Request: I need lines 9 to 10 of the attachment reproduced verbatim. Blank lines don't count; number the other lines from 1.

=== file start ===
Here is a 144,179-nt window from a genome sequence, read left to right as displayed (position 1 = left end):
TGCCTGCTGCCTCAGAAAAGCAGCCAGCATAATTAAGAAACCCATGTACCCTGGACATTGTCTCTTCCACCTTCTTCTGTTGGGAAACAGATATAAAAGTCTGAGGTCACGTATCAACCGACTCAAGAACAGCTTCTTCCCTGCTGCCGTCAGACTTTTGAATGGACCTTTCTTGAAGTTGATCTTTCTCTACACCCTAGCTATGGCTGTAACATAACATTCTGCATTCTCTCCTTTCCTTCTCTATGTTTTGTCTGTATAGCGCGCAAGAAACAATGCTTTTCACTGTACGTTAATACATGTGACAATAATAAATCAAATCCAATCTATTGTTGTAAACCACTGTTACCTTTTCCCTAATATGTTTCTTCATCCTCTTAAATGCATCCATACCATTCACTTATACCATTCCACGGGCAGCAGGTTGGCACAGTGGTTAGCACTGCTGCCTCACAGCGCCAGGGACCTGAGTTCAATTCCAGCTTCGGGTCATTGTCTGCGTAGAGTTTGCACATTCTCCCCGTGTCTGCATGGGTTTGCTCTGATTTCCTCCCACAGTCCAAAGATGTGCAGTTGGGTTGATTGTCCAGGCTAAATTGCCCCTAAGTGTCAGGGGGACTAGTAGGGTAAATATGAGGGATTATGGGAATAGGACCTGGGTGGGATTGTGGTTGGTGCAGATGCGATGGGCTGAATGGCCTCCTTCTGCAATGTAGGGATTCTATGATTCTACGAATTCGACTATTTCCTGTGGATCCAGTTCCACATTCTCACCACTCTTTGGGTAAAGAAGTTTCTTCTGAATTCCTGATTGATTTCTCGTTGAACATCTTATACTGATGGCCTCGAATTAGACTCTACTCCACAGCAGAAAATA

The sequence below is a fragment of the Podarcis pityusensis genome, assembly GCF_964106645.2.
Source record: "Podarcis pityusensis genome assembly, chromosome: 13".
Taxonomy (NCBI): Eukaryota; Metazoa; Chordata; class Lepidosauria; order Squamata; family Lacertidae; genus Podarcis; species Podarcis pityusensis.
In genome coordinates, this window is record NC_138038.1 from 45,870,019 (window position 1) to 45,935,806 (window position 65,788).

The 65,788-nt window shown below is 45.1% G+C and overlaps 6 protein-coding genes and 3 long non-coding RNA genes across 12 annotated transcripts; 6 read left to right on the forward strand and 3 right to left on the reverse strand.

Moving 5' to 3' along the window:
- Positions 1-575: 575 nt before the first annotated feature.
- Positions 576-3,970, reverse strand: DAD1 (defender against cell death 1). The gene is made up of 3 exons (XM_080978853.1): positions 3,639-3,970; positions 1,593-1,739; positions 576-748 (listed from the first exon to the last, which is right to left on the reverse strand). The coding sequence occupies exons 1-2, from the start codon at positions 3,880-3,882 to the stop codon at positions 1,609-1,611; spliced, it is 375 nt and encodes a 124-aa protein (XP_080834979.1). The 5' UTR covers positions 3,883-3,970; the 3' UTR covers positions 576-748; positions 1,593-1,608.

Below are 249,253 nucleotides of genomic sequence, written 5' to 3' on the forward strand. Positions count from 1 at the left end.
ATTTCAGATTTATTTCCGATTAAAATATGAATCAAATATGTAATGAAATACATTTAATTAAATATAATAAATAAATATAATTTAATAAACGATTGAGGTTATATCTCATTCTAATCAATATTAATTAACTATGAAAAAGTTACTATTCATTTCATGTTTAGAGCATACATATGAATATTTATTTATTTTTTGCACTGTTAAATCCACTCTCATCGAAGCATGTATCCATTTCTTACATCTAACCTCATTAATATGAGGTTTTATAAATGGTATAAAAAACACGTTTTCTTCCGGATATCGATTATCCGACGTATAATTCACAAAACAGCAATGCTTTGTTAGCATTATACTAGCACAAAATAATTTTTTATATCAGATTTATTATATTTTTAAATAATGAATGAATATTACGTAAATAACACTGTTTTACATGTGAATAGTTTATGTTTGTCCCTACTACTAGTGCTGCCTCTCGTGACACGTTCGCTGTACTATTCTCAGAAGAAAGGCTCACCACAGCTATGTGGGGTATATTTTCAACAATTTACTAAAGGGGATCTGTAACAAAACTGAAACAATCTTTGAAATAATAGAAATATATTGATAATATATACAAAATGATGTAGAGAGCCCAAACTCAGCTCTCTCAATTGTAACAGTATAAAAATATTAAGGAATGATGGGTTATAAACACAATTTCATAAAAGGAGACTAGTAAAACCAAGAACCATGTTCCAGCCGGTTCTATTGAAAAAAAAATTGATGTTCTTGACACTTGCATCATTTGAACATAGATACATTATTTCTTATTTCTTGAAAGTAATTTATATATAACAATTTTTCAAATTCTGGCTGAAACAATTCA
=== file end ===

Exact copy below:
- Positions 1-575: 575 nt before the first annotated feature.
- Positions 576-3,970, reverse strand: DAD1 (defender against cell death 1). The gene is made up of 3 exons (XM_080978853.1): positions 3,639-3,970; positions 1,593-1,739; positions 576-748 (listed from the first exon to the last, which is right to left on the reverse strand). The coding sequence occupies exons 1-2, from the start codon at positions 3,880-3,882 to the stop codon at positions 1,609-1,611; spliced, it is 375 nt and encodes a 124-aa protein (XP_080834979.1). The 5' UTR covers positions 3,883-3,970; the 3' UTR covers positions 576-748; positions 1,593-1,608.